Global Perspectives on the Ecology of Human-Machine Systems - Vol. 1

By John Flach; Peter Hancock et al. | Go to book overview

Appendix B
A Sketch of the Fiber Bundle Geometry Needed for the Intentional Dynamics

A fiber bundle geometry is the appropriate mathematics in which to express a potential solution to the ecometric (information) scaling problem and the ecomechanic (energy) transduction problem. Using the generalized Hamiltonian and its natural fiber bundle structure, we can define two different fiber bundles on both the control field and the information field construed as base spaces:

Figure 11.B1:Indefinite Ecological Fiber Bundles without Gauging.

Definition: A fiber is defined as a projectivity from one vector field over a base space, containing information flow paths to another vector field over another base space which contains control paths.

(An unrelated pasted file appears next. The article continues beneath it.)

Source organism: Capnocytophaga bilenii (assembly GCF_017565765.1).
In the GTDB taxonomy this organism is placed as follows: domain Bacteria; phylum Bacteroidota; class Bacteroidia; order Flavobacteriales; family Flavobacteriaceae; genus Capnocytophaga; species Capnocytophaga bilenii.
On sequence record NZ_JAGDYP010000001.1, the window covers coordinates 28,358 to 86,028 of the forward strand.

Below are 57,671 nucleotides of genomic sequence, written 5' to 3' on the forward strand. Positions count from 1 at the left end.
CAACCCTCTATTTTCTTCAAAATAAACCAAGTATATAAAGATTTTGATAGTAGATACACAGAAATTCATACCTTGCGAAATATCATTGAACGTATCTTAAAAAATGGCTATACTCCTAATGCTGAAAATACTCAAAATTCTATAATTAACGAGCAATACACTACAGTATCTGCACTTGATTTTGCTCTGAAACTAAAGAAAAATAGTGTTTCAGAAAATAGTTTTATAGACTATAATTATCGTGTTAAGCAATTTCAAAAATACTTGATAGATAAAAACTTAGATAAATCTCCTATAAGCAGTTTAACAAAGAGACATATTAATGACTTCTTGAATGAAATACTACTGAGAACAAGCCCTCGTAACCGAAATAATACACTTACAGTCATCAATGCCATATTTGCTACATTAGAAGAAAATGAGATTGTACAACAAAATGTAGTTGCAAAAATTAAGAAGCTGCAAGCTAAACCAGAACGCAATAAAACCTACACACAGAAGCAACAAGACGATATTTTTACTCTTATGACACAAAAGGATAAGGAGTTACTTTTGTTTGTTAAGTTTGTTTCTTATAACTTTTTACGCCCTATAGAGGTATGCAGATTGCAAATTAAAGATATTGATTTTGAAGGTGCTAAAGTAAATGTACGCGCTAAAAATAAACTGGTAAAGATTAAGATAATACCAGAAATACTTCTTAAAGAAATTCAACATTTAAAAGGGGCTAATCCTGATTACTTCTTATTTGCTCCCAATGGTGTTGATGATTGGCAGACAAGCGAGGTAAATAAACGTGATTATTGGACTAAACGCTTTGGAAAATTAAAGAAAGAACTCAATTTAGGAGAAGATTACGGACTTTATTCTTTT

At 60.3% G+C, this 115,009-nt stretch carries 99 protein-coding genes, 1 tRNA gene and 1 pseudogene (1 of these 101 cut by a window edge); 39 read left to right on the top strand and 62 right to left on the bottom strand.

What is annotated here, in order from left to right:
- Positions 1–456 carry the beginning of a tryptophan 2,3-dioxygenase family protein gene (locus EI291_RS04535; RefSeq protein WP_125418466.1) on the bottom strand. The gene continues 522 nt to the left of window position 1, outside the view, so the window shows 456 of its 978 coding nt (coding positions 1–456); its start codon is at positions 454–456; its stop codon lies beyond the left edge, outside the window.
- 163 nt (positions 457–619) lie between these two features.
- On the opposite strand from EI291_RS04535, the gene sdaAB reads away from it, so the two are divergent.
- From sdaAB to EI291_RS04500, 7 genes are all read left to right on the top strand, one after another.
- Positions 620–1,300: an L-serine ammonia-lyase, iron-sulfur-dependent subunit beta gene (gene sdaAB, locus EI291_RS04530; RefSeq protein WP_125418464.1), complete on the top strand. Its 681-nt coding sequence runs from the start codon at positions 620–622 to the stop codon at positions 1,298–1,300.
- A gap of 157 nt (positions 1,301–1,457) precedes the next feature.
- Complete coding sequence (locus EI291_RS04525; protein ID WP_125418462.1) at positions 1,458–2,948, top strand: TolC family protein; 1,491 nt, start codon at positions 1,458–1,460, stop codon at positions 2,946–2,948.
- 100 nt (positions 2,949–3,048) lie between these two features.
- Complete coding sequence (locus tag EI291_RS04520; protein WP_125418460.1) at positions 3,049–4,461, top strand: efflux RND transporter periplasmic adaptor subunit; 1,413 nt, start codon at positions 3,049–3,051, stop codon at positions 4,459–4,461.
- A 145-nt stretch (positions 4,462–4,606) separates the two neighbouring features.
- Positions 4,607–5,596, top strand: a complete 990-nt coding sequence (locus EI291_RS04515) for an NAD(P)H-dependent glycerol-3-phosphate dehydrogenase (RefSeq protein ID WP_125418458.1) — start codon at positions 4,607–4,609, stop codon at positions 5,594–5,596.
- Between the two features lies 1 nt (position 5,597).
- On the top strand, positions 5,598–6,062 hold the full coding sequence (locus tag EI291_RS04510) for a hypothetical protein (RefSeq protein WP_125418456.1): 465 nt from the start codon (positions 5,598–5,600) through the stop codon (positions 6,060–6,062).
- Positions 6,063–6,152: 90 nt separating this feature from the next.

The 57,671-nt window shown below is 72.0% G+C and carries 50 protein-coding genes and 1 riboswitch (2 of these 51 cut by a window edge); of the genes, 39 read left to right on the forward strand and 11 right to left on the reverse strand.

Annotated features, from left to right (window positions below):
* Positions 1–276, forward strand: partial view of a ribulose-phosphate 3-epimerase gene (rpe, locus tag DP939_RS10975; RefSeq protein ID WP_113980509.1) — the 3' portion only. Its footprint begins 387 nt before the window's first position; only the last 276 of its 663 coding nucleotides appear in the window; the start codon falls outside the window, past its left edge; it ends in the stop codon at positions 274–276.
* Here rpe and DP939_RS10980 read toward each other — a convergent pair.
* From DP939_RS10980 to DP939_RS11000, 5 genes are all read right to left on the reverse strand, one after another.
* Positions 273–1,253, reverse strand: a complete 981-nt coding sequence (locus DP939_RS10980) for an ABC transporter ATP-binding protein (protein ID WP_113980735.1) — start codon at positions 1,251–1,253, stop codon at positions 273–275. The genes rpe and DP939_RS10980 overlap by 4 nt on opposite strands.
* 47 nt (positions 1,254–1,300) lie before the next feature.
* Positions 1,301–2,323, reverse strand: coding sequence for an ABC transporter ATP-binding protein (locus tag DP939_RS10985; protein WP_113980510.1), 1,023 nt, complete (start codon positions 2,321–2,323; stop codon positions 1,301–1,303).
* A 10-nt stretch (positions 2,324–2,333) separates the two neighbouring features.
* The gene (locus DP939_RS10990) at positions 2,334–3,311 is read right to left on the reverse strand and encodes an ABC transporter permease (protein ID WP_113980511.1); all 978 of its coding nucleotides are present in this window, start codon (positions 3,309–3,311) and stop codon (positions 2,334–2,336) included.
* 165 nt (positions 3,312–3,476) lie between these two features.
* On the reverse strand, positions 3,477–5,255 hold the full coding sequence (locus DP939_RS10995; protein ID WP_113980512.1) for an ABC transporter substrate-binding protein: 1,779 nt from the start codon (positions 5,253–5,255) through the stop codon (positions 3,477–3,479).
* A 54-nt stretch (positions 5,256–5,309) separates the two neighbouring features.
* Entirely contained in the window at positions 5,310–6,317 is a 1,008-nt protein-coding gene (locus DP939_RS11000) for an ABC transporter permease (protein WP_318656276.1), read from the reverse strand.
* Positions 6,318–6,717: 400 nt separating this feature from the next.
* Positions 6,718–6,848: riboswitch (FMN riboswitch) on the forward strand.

Fibers are parallel to one another and independent unless connected by some function. For instance, a goal-path integral which scales information detection flow paths in one base space to energy control paths in another base space. The ecometric scaling problem is to discover the definite magnitude (gauging) to place on the fiber defined over the information field. The ecomechanics transduction problem is to discover the definite magnitude (gauging) to place on the fiber defined

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